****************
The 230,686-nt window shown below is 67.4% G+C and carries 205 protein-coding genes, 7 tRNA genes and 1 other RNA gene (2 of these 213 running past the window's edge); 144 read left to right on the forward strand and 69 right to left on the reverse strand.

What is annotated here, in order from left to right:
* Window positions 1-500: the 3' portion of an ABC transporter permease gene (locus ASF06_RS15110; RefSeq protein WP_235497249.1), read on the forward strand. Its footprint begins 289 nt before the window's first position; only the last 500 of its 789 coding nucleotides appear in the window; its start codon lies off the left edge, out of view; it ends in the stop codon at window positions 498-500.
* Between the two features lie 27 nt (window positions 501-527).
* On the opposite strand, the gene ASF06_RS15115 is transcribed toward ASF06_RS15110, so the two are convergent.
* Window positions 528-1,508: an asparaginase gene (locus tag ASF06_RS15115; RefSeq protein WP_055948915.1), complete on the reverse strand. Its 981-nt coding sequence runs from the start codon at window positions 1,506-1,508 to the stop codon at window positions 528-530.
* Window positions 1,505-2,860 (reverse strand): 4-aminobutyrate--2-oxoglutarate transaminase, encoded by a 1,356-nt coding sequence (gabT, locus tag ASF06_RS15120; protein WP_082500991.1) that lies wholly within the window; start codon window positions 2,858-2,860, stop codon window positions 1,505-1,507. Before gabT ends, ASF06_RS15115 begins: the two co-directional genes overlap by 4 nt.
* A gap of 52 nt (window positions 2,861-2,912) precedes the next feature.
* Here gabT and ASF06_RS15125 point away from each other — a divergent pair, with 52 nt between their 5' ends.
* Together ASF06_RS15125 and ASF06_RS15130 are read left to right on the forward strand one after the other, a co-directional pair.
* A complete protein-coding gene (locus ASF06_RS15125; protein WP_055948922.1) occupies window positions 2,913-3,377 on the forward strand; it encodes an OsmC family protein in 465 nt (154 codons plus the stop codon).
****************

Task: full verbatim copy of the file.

The 230,686-nt window shown below is 67.4% G+C and carries 205 protein-coding genes, 7 tRNA genes and 1 other RNA gene (2 of these 213 running past the window's edge); 144 read left to right on the forward strand and 69 right to left on the reverse strand.

What is annotated here, in order from left to right:
* Window positions 1-500: the 3' portion of an ABC transporter permease gene (locus ASF06_RS15110; RefSeq protein WP_235497249.1), read on the forward strand. Its footprint begins 289 nt before the window's first position; only the last 500 of its 789 coding nucleotides appear in the window; its start codon lies off the left edge, out of view; it ends in the stop codon at window positions 498-500.
* Between the two features lie 27 nt (window positions 501-527).
* On the opposite strand, the gene ASF06_RS15115 is transcribed toward ASF06_RS15110, so the two are convergent.
* Window positions 528-1,508: an asparaginase gene (locus tag ASF06_RS15115; RefSeq protein WP_055948915.1), complete on the reverse strand. Its 981-nt coding sequence runs from the start codon at window positions 1,506-1,508 to the stop codon at window positions 528-530.
* Window positions 1,505-2,860 (reverse strand): 4-aminobutyrate--2-oxoglutarate transaminase, encoded by a 1,356-nt coding sequence (gabT, locus tag ASF06_RS15120; protein WP_082500991.1) that lies wholly within the window; start codon window positions 2,858-2,860, stop codon window positions 1,505-1,507. Before gabT ends, ASF06_RS15115 begins: the two co-directional genes overlap by 4 nt.
* A gap of 52 nt (window positions 2,861-2,912) precedes the next feature.
* Here gabT and ASF06_RS15125 point away from each other — a divergent pair, with 52 nt between their 5' ends.
* Together ASF06_RS15125 and ASF06_RS15130 are read left to right on the forward strand one after the other, a co-directional pair.
* A complete protein-coding gene (locus ASF06_RS15125; protein WP_055948922.1) occupies window positions 2,913-3,377 on the forward strand; it encodes an OsmC family protein in 465 nt (154 codons plus the stop codon).